Ideas for Reading Aloud with Young Children

mother and child reading

The Department of Education cites reading aloud with children as the number one way to build successful readers. The goal is reading aloud to children for a minimum of 20 minutes a day in order to build a love of stories and books. Reading aloud with very young children can be a challenge.

Here are a few tips to keep it going:

  • Start from day one and build it into your routine – The idea is to start reading aloud early, before you think they are really listening. Make it a habit from the beginning. Books offer a well edited version of the language which is beneficial for young children to hear.
  • As an alternative, spend time just looking at, labeling and talking about pictures together – As your baby is a little older, they might not have the patience for listening to stories. It is beneficial to share time with books in other ways.  Spend time looking at the pictures together, point to and label objects, have them find new objects. It’s fine to just look for and label colors, or tell pieces of stories in your own words as well.
  • Read aloud daily even if they aren’t paying much attention – Once your toddler is up and moving around, they might not want to sit long enough for a story. Let’s say you try to read, and they are up and down to play with toys. At least occasionally, the answer is to stay seated yourself and continue to read aloud. They are in the room so they’re still hearing the language. You are also modeling reading aloud.
  • Read aloud when you have a captive audience – Read aloud when riding in the car, or when you are waiting in line at the grocery store and they are buckled into the cart.
  • Share more active books – Introducing lift-the-flap books, puppet books, pop-up books and picture search books can increase their interest.
  • Go for books based on their interests – Okay, this is an obvious one but if they love trains, go for train books often.

Ways to Avoid Summer Academic Loss

Sisters reading book in summer park

Many studies site that children have an average of a two month academic loss over the summer months. With a little effort, you save their hard gained knowledge and may even help them make gains! Here are some ideas to support them while still having fun:

  • Practice school skills in real life – If your second grader was learning to count money, make them the “family cashier” for the summer. Stop using your cards and carry cash, let them count the money to and from at each transaction.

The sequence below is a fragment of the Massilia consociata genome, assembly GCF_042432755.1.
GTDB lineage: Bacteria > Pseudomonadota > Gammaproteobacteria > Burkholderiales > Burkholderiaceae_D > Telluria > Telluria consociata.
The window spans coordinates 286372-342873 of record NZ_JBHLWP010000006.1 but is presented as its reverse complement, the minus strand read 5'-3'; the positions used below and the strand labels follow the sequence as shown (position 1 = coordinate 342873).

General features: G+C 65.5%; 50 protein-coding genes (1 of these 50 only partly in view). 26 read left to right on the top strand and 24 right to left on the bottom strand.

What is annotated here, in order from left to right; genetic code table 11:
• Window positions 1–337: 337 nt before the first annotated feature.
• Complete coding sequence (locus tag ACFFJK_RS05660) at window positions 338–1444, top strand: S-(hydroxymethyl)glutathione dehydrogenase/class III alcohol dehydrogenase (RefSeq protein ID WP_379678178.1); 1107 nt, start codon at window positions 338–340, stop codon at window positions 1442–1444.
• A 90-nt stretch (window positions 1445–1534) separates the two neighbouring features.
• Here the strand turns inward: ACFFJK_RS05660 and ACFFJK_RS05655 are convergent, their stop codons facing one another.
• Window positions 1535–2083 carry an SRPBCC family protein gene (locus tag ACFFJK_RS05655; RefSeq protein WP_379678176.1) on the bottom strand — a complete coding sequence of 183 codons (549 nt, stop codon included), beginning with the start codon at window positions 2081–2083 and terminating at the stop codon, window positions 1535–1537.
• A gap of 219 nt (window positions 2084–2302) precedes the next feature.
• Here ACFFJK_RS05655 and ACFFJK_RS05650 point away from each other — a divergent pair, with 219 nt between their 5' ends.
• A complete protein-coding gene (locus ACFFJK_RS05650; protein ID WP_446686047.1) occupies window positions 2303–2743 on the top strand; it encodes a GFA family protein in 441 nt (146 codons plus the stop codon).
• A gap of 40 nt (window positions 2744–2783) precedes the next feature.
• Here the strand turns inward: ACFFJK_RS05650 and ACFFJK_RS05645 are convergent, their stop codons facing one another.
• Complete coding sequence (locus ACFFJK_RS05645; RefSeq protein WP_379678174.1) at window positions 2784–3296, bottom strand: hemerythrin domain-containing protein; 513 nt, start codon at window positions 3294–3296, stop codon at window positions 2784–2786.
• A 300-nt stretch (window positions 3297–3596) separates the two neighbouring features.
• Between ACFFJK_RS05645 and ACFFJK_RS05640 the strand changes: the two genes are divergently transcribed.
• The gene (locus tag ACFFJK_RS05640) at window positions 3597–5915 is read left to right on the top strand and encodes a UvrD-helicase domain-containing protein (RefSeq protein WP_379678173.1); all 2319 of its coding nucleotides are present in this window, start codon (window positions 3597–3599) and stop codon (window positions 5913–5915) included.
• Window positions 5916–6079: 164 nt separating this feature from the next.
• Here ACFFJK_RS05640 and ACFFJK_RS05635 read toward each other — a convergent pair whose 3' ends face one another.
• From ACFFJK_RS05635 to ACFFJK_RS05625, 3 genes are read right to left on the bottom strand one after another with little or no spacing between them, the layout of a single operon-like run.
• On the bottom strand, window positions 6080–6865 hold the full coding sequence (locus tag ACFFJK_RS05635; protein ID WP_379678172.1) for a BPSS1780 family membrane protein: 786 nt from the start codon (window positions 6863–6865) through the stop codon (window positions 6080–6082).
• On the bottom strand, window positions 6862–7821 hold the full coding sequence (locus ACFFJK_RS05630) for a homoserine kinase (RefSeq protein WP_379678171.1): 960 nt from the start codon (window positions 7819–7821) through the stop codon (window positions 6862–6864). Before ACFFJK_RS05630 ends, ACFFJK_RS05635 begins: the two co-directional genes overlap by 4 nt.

• Play school – Little ones may willingly take turns being the teacher and the student. When they are the teacher, ask them to explain a math skill they recently learned. When they are the student, ask them to read aloud to the class.
  • Take field trips – My family is lucky to live in the Washington D.C. area. We have the Smithsonian Museums, National Zoo, Virginia battlefields and Baltimore Aquarium all within an hour drive. Within a day trip we can travel to Colonial Williamsburg, Jamestown Island and fantastic museums in Philadelphia. Take advantage of academically related field trips in your community.
  • Take nature walks – There is so much to be learned in the world around us. Summer is the perfect time to get them out in nature. A great book about this is Last Child in the Woods: Saving Our Children from Nature-Deficit Disorder by Louv.
  • Make writing fun – When you travel, encourage them to write post cards and keep a daily vacation journal. Provide other writing activities like invisible books, spirograph, stencils, mazes and Mad Libs.
  • Challenge math in everyday ways – Talk about the math involved when you pump gas. For older children, teach them to calculate miles per gallon since the last fill up.  If you eat out, teach them to calculate the tip. Take them bowling and teach them to keep score.
  • Read aloud everyday – Reading aloud to children everyday is sited by the Department of Education as the single most important activity to build successful readers. Aim for 20 minutes a day and enjoy when it’s longer. Read aloud to them through high school if they’ll listen.
  • If they are reading aloud – Encourage children to practice their own read aloud skills. This can be reading to a sibling, to the dog or even a stuffed animal.
  • Encourage quiet reading time everyday – Again, aim for 20 minutes and appreciate when it lasts longer. Make this easy for them, bring books in the car or let them stay up later at night if they are reading.
  • Plan a book club – If they are at all interested, invite a few friends to read the same book with them. Then plan a party to celebrate.
  • Investigate library activities – Public libraries in our area host many fun children’s programs in the summer months. They also have a children’s reading challenge that ends with earning a coupon book for area businesses. Check out your local library!
  • Focus on vocabulary when you travel – There is new vocabulary available everywhere you travel. Discuss all the things you see with your children, provide definitions as you are able. There is beach vocabulary, zoo vocabulary, farm vocabulary, airport vocabulary…
  • Puzzles, board games, cooking and crafts – Play provides learning opportunities such as puzzles for spatial reasoning, board games for social skills and often math skills, cooking and crafts for following directions, tending to details, math and fine motor skills. Spend time this summer playing with your children.
  • Workbooks – My least favorite, but probably most reliable, way to do a little summer review work is workbooks. My children didn’t mind the Summer Bridge Activities workbooks. http://www.summerbridgeactivities.org/

Please share your own ideas below!

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